Friday, October 23, 2009


A friend recently brought over a beautiful intarsia wool sweater her parents had given her as a graduation present some years ago. As you can imagine, the little wooly bugs had had a snack on it and she asked if I could fix it. As I searched through my stash for just the right colors and types of yarns, I thought of the sad conversation we had of her family struggles.

As I carefully threaded my needle with the purplish-navy, knowing I could never match the original mohair exactly, I began the mending process. This was the largest hole, and as I was closing it up, I dearly wished that the widening gap between her husband and her could be drawn back together as well.

Moving to the two cream-colored holes, one in the neck ribbing and one in the sleeve (for which I had an almost exact match of wool), my thoughts turned to her two children. They are both teens with individual needs of their own. My friend is an excellent mother and has worked diligently to provide the most loving environment any child could ask for. I want more than anything to mend these two places so that the damage is undetectable.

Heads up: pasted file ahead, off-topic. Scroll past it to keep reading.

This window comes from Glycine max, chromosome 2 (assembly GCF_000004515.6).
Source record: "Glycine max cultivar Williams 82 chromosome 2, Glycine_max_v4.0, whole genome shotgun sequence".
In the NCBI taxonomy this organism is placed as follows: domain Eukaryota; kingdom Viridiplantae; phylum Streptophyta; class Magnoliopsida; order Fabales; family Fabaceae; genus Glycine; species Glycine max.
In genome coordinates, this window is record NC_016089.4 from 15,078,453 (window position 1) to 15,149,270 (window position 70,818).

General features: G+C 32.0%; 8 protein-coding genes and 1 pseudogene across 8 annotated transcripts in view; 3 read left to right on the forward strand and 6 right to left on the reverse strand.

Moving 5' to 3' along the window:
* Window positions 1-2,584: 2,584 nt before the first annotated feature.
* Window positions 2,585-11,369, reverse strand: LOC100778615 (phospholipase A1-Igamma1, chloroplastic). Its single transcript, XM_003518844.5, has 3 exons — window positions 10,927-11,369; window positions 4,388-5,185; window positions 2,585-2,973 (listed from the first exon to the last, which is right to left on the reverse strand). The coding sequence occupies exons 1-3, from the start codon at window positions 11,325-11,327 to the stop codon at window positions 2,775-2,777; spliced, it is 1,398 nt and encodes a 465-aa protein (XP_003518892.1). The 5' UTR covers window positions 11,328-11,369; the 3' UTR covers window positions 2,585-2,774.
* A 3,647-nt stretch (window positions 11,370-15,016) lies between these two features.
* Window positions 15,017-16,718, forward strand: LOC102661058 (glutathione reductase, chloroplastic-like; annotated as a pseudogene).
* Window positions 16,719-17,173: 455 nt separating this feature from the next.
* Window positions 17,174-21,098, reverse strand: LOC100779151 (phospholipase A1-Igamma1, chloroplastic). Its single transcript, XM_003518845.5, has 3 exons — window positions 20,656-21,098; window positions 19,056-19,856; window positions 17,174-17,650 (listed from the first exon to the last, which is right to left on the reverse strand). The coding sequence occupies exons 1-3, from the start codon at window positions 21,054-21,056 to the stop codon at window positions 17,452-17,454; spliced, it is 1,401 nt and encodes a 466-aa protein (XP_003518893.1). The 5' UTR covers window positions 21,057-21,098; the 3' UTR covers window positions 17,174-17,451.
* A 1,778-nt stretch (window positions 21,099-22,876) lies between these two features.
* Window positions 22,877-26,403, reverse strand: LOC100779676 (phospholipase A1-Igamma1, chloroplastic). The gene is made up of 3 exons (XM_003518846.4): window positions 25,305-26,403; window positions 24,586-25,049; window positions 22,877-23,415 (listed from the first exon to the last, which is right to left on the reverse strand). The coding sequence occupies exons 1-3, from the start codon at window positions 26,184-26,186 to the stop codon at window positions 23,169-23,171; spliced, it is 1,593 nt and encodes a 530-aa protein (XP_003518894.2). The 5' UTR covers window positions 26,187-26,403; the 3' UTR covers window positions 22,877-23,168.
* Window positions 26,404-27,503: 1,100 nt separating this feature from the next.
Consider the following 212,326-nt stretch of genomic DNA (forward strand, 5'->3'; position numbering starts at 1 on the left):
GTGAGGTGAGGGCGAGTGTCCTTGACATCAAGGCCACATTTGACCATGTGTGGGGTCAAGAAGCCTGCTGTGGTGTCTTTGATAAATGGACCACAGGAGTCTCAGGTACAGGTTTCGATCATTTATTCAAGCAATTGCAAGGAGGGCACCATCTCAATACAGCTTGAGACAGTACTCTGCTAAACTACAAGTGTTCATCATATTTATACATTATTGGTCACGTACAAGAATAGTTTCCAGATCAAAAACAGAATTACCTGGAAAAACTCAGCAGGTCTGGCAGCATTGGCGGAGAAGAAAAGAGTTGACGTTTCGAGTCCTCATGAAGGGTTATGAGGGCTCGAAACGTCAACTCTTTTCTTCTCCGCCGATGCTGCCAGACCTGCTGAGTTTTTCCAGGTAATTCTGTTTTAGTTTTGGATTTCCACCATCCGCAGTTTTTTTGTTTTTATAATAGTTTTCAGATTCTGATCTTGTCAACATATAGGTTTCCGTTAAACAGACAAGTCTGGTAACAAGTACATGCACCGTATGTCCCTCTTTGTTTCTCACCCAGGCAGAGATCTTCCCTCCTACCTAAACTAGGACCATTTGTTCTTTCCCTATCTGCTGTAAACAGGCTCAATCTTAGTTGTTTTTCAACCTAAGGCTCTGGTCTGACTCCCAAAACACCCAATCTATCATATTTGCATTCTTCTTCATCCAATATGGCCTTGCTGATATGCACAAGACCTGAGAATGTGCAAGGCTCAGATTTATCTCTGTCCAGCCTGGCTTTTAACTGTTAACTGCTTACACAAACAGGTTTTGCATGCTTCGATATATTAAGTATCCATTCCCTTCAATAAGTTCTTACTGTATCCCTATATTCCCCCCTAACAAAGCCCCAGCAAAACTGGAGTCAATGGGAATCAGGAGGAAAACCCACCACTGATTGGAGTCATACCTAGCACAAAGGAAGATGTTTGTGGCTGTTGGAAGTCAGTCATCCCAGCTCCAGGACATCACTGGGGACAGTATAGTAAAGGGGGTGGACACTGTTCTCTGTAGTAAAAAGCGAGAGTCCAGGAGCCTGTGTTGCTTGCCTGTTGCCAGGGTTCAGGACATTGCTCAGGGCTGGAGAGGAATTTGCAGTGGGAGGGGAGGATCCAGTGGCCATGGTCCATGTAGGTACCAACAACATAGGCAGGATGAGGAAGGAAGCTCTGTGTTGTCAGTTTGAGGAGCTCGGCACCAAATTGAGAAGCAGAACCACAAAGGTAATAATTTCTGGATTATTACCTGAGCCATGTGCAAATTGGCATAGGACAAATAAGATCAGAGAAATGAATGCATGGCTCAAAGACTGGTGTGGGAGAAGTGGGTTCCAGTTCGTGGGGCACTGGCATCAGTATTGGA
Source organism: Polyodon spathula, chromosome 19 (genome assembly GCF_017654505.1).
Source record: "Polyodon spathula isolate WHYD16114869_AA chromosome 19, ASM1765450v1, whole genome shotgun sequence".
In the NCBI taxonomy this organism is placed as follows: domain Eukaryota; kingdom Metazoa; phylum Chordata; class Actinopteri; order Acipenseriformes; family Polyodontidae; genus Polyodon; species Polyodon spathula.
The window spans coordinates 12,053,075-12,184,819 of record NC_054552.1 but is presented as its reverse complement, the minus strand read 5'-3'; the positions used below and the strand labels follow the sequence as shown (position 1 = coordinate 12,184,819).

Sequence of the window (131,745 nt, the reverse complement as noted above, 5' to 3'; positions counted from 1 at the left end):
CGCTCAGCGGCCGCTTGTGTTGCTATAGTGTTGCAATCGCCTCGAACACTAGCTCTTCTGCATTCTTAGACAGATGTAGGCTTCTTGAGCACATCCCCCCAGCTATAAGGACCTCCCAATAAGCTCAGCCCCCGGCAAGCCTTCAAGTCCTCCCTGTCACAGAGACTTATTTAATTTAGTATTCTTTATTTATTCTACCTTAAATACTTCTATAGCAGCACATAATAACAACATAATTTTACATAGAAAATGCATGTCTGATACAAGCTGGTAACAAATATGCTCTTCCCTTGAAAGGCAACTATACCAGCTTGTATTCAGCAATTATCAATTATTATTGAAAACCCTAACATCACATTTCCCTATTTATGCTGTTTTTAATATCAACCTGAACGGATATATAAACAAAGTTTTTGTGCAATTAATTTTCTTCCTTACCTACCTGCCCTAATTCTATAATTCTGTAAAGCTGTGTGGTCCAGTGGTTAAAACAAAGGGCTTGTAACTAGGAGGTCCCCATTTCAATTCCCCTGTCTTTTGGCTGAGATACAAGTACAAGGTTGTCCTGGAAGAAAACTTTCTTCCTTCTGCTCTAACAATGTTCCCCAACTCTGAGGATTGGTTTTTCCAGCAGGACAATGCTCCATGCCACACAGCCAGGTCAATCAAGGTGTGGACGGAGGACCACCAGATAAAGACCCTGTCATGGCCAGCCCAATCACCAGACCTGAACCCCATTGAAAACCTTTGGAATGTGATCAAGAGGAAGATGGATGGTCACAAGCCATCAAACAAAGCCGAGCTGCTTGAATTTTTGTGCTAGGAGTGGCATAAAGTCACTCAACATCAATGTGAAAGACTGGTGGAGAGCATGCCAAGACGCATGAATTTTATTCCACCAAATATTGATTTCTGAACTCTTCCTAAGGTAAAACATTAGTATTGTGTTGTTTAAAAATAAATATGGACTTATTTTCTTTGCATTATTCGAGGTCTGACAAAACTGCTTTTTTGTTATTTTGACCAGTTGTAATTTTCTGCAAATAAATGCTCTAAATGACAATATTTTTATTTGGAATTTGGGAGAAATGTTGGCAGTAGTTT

As knitters, when we create something new for our family, friends and those in need, so much love and kind thoughts are connected with every stitch. But mending holes in a much-loved garment that bridges a person's more contented past with their tumultuous present, can play it's own small part in healing some of the wounds life can inflict.

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